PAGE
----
Bears fans give Cutler a lot of heat, but it seems this guy deserves it. Some are hopeful Jay Cutler will turn things around, but it’s not likely he’ll switch things up enough to get off this list by the end of his career.


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Joe Montana is more than deserving of being part of the conversation as the best-ever. Montana won 71 percent of his games, has four Super Bowl rings. Montana led his team to the playoffs 11 times and was a Pro Bowler eight times during his 14 seasons. It’s somewhat unfortunate that Montana couldn’t finish his prolific career in San Francisco (after getting injured Steve Young took over, which led to Montana requesting a trade once returning).

Montana was so good that he made his team really good, like the greats always do. He had three one-loss seasons and recorded a winning record in every season but two. And in those he only played in seven and nine games (1980 and 1982).

No matter how many good quarterbacks come along, Montana will always be considered one of the best.


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Jim Hart barely made the cut with just 209 touchdowns. Although Hart threw a number of touchdowns that put him in a group of elite quarterbacks, he was anything but elite through his lengthy career. Hart was an average quarterback, but only strung together a few good seasons in his nearly 20-year career. Hart, who started in the NFL in 1966, played through the 1984 season but didn’t play much after 1981.

The biggest knock against Hart was his interceptions. He threw 209 touchdowns, but matched that with 247 interceptions. Throwing more interceptions than touchdowns is tough to swallow. Even worse, he was a four-time Pro Bowler, but he tossed five interceptions during one of those games.

Adding onto that, Hart finished his career with a losing record (87-88-5) and lost the only two games he started in the playoffs.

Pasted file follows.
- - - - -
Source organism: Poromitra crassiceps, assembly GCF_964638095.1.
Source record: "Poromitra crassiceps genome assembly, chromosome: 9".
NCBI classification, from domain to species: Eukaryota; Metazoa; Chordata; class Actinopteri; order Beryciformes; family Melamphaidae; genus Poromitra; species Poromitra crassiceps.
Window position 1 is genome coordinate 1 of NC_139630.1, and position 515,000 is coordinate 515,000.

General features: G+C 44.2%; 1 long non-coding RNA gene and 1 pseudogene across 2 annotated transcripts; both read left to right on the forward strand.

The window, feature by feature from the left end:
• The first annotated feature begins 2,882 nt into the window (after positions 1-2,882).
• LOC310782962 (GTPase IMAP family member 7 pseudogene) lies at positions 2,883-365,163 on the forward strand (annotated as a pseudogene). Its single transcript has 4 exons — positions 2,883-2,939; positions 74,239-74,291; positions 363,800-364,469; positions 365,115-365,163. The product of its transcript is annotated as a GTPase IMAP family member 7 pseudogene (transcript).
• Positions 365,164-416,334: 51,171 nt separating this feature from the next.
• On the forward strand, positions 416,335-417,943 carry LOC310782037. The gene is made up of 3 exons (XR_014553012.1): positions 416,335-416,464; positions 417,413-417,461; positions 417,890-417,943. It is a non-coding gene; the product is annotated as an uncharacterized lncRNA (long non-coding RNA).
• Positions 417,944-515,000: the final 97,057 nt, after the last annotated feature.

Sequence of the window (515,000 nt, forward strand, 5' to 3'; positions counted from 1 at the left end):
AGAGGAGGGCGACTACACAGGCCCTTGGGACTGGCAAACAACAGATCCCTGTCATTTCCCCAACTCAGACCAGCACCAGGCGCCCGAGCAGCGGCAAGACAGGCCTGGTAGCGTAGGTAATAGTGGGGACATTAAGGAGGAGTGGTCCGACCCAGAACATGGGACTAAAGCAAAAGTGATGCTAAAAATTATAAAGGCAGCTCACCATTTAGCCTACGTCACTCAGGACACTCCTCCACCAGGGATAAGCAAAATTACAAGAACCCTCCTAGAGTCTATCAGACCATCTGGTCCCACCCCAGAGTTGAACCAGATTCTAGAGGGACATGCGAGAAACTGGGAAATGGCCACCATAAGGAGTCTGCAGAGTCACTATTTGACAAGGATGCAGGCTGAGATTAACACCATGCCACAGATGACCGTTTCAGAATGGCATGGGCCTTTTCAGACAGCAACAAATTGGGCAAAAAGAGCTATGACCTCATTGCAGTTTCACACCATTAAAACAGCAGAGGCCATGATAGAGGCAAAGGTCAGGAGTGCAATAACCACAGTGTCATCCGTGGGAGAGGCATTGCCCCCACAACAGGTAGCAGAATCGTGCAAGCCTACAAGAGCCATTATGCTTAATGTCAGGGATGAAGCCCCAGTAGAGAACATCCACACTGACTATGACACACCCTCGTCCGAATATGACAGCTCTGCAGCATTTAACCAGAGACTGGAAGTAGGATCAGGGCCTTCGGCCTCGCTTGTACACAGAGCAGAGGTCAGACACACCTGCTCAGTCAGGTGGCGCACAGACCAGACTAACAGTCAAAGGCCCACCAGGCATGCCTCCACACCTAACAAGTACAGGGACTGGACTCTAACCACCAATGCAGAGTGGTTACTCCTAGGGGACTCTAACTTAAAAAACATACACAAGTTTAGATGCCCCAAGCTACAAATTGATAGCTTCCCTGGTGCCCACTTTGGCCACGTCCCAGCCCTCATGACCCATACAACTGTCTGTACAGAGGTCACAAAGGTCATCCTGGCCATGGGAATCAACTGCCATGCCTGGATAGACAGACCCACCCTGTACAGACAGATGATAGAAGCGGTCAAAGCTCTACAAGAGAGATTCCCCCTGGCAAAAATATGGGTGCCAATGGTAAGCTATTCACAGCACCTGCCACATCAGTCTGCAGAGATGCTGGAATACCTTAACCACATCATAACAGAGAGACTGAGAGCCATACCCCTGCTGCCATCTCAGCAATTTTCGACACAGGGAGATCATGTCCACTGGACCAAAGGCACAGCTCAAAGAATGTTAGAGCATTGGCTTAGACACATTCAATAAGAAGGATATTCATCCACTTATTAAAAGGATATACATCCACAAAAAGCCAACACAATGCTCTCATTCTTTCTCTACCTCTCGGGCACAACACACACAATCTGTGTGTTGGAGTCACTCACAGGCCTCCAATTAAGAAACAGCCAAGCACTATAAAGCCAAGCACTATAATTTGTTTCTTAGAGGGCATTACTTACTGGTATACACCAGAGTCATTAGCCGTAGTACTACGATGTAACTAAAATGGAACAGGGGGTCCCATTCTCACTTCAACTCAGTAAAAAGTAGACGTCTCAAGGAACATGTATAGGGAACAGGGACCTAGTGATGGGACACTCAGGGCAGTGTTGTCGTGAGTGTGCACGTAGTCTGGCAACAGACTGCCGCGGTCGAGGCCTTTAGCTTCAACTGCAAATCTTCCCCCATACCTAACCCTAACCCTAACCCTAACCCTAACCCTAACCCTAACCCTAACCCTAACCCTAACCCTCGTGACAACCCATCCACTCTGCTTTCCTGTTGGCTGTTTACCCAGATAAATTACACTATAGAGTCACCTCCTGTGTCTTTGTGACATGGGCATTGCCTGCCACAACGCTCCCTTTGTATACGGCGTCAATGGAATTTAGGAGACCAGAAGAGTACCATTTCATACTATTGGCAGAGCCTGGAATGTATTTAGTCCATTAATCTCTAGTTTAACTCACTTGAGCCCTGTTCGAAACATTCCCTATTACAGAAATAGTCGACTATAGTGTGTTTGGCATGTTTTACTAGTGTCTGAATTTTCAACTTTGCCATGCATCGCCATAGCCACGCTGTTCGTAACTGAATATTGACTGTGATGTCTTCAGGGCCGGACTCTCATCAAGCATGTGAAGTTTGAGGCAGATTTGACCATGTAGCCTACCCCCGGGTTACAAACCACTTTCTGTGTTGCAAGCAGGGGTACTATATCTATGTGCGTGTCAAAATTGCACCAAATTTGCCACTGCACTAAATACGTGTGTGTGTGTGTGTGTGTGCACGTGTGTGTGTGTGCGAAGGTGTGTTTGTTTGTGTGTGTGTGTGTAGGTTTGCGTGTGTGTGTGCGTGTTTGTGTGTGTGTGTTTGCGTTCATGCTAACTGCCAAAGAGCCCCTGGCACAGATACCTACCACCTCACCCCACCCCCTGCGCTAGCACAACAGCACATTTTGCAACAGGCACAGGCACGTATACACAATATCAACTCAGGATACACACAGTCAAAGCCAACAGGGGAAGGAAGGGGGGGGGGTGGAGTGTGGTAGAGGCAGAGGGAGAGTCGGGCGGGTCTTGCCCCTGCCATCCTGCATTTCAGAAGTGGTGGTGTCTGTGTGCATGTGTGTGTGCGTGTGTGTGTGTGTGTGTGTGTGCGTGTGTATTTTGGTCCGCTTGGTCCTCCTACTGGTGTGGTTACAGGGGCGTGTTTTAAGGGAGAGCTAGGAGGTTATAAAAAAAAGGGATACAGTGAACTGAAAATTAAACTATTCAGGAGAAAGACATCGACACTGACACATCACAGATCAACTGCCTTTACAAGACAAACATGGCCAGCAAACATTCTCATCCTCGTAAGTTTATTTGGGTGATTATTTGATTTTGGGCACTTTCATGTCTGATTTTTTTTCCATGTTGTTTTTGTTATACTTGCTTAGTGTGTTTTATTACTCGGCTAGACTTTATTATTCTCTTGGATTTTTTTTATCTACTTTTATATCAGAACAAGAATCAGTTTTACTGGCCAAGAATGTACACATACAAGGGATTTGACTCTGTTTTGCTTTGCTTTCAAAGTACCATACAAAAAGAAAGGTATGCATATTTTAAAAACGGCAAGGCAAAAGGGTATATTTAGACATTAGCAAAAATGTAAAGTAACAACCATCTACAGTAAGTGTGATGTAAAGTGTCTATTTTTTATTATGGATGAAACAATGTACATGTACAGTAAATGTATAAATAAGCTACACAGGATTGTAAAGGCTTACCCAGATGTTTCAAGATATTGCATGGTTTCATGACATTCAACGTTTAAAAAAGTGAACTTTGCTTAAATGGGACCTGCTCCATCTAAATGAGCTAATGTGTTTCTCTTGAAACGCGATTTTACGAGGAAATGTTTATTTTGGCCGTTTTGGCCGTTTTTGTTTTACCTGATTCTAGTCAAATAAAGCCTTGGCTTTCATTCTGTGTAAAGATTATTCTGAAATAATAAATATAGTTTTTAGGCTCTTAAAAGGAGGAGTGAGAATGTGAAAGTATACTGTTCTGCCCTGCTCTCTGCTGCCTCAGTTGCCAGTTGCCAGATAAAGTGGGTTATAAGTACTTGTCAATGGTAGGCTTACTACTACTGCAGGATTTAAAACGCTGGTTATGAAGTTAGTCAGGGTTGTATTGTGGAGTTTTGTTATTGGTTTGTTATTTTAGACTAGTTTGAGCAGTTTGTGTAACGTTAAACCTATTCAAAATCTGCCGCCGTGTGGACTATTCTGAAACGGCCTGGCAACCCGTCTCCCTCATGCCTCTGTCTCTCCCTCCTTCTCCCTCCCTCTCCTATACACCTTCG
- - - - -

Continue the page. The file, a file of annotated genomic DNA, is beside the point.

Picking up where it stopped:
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Peyton Manning nearly took the top spot on this list, and it would have been fitting with how well liked Manning was and continues to be in retirement. Manning was a Super Bowl champion twice and more impressive is that he was a five-time MVP, a league record.

Manning has the most passing touchdowns in history (539 TDs and 251 INTs) and he’s even got the most career passing yards. So, why isn’t Manning at the top of this list? Well, that’s because the guy at the top is a better winner. Manning is one of the best at winning as he boasts a 70-percent win rate. And he’s one of the best people pleasers that the league, or even the entire sports world, has ever seen. He’ll no doubt remain one of the greatest players in history, just not the best.


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Vinny Testaverde played so long in the league that it is no surprise he threw for nearly 300 touchdowns. But he nearly threw as many interceptions as he did touchdowns (275-267). What’s even worse? Testaverde lost way more games than he won. His career record as a starter was 90-123-1, but he still managed 21 seasons in the NFL.

But that doesn’t mean Testaverde deserves to be considered an elite quarterback. In fact, with the way Testaverde played in his final five seasons, most fans remember him as a dud. But most of his career was filled with rough play as he leads the NFL with the most losses in league history. But hey, he was still good enough to last for two decades and play with seven different teams.


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No doubt, a lot of people do not like seeing Tom Brady ranked at the top of any list. Brady is one of the most hated players in the league. But that’s largely because of how good he is. Brady commands New England’s offense and makes winning look easier than anybody has ever been able to do. Brady has won about 80 percent of the games he started in. That’s absolutely insane.

Plus, Brady has been selected to the Pro Bowl 12 times, has led the in touchdowns four times and led the league in passing yards twice. He’s been league’s MVP twice. More importantly, Tom Brady is a four-time Super Bowl champion and has his shot for a fifth championship ring this year. Oh, and he was Super Bowl MVP during three of those victories.

Brady will no doubt be a Hall of Famer and his stats continue to be better than anyone that has played. So far, he has 456 touchdowns with more than 61,000 yards and has just 152 interceptions. And as long as he’s in the league, these stats will continue to get better.